The memorable date in the nation’s history June 12, when the acclaimed freest and a fairest election was conducted in 1993, is now the National Democracy Day.
With an articulated endorsement yesterday by the Senate of a bill earlier passed by the House of Representatives to that outcome, June 12 has become fully immortalised, after about 26 years of protest for the date to be accorded this recognition.
Consequently, the National Holiday Act has been amended to stir Nigeria’s Democracy Day from May 29 to June 12. still, May 29 remains as the date when one administration will hand over to a succeeding one in compliance with the supplies of the 1999 Constitution regarding the term of administrations in nigeria.
The amendment is in agreement with the House of Representatives’ approval earlier in December 2018. The adoption was follow-up to a report by the Majority Leader, Senator Ahmad Lawan, for the Senate to concur with the House.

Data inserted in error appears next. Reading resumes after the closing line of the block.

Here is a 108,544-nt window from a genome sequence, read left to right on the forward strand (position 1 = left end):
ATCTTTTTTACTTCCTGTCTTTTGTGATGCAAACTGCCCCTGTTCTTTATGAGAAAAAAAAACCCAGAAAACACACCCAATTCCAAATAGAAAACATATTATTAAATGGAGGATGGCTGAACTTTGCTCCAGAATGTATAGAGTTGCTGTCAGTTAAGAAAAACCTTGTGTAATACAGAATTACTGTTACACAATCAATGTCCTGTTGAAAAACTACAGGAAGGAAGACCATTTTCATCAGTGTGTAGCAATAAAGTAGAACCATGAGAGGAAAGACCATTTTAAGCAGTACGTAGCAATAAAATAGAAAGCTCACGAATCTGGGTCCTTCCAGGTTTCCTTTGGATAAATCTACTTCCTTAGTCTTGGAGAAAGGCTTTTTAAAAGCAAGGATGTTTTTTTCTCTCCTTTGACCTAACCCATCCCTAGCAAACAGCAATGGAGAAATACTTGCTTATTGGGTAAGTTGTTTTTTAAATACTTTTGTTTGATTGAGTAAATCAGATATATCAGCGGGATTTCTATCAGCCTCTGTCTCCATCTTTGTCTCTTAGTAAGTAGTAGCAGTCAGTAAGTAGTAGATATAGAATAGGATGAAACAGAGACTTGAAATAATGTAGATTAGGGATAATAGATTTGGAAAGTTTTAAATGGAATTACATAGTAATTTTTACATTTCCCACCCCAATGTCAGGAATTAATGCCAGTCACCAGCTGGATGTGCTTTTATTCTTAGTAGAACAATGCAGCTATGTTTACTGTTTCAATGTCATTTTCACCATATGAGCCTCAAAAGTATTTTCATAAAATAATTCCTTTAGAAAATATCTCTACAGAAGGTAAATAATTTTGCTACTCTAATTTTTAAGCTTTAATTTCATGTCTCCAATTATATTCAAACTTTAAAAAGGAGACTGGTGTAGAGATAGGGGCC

The three clauses of the modification bill were passed by the Whole Committee when Ike Ekweremadu, the Deputy President of the Senate, who presided over the session, put them to voice vote.
The legislation is now due for transmission to President Muhammadu Buhari for assent.
Buhari had in June 2018 earlier declared that the Democracy Day would henceforth hold on June 12 of every year. He made the declaration as the Federal Government honoured the late Chief Moshood Abiola, the celebrated winner of the 1993 presidential election, Grand Commander of the Federal Republic (GCON), conferment on him of the highest national award,
Buhari had also conferred the second highest national honour to Abiola’s running mate in the election, Alhaji Babagana Kingibe, and foremost human rights lawyer, the late Chief Gani Fawehinmi (SAN), the Grand Commander of the Order of the Niger award.
Originally, the bill, which was together paid for by Edward Pwajok and Kayode Oladele, to the House of Representatives sought to bring the National Holiday Act in tandem with the existing realities and exigencies of the modern times.
When he introduced the bill on the floor of the House of Representatives last year, Pwajok had explained that before 1979, there were separate acts regulating public holidays in the country.
Yoruba Spokesman of socio-cultural group, Afenifere, Mr. Yinka Odumakin said “If this government truly believes in June 12, the last presidential election wouldn’t have been allowed to stand because it did not reflect the true wishes of Nigerians as June 12 truly did.”